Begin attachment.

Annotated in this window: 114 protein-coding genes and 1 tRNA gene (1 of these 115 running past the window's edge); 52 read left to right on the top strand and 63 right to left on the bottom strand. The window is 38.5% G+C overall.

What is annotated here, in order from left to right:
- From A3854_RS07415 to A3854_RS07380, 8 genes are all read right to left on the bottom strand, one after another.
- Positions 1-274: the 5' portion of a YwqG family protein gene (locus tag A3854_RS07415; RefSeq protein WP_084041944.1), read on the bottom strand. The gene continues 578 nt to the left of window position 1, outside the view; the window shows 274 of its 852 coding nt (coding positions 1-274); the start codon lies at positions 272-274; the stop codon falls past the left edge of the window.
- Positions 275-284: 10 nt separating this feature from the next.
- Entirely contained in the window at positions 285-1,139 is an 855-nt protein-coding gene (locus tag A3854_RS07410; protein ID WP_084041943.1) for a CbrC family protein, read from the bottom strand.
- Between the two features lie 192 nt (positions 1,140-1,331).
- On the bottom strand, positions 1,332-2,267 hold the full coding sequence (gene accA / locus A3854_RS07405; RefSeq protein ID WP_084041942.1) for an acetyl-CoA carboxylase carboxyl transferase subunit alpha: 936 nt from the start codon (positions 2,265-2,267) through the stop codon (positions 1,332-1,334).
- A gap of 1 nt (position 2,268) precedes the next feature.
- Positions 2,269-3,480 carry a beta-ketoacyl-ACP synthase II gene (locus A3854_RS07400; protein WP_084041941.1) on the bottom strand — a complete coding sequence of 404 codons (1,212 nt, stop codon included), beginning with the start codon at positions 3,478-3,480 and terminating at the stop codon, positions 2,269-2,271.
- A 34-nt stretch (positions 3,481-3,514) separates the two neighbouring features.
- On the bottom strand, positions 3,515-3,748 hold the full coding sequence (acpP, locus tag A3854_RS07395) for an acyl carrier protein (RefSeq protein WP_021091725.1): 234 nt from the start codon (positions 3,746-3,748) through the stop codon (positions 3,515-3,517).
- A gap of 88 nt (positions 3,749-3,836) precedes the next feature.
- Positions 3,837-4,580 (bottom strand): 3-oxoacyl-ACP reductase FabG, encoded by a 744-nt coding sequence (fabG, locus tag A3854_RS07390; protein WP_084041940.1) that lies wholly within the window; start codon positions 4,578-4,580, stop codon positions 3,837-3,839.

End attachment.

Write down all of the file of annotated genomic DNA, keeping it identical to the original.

Annotated in this window: 114 protein-coding genes and 1 tRNA gene (1 of these 115 running past the window's edge); 52 read left to right on the top strand and 63 right to left on the bottom strand. The window is 38.5% G+C overall.

What is annotated here, in order from left to right:
- From A3854_RS07415 to A3854_RS07380, 8 genes are all read right to left on the bottom strand, one after another.
- Positions 1-274: the 5' portion of a YwqG family protein gene (locus tag A3854_RS07415; RefSeq protein WP_084041944.1), read on the bottom strand. The gene continues 578 nt to the left of window position 1, outside the view; the window shows 274 of its 852 coding nt (coding positions 1-274); the start codon lies at positions 272-274; the stop codon falls past the left edge of the window.
- Positions 275-284: 10 nt separating this feature from the next.
- Entirely contained in the window at positions 285-1,139 is an 855-nt protein-coding gene (locus tag A3854_RS07410; protein ID WP_084041943.1) for a CbrC family protein, read from the bottom strand.
- Between the two features lie 192 nt (positions 1,140-1,331).
- On the bottom strand, positions 1,332-2,267 hold the full coding sequence (gene accA / locus A3854_RS07405; RefSeq protein ID WP_084041942.1) for an acetyl-CoA carboxylase carboxyl transferase subunit alpha: 936 nt from the start codon (positions 2,265-2,267) through the stop codon (positions 1,332-1,334).
- A gap of 1 nt (position 2,268) precedes the next feature.
- Positions 2,269-3,480 carry a beta-ketoacyl-ACP synthase II gene (locus A3854_RS07400; protein WP_084041941.1) on the bottom strand — a complete coding sequence of 404 codons (1,212 nt, stop codon included), beginning with the start codon at positions 3,478-3,480 and terminating at the stop codon, positions 2,269-2,271.
- A 34-nt stretch (positions 3,481-3,514) separates the two neighbouring features.
- On the bottom strand, positions 3,515-3,748 hold the full coding sequence (acpP, locus tag A3854_RS07395) for an acyl carrier protein (RefSeq protein WP_021091725.1): 234 nt from the start codon (positions 3,746-3,748) through the stop codon (positions 3,515-3,517).
- A gap of 88 nt (positions 3,749-3,836) precedes the next feature.
- Positions 3,837-4,580 (bottom strand): 3-oxoacyl-ACP reductase FabG, encoded by a 744-nt coding sequence (fabG, locus tag A3854_RS07390; protein WP_084041940.1) that lies wholly within the window; start codon positions 4,578-4,580, stop codon positions 3,837-3,839.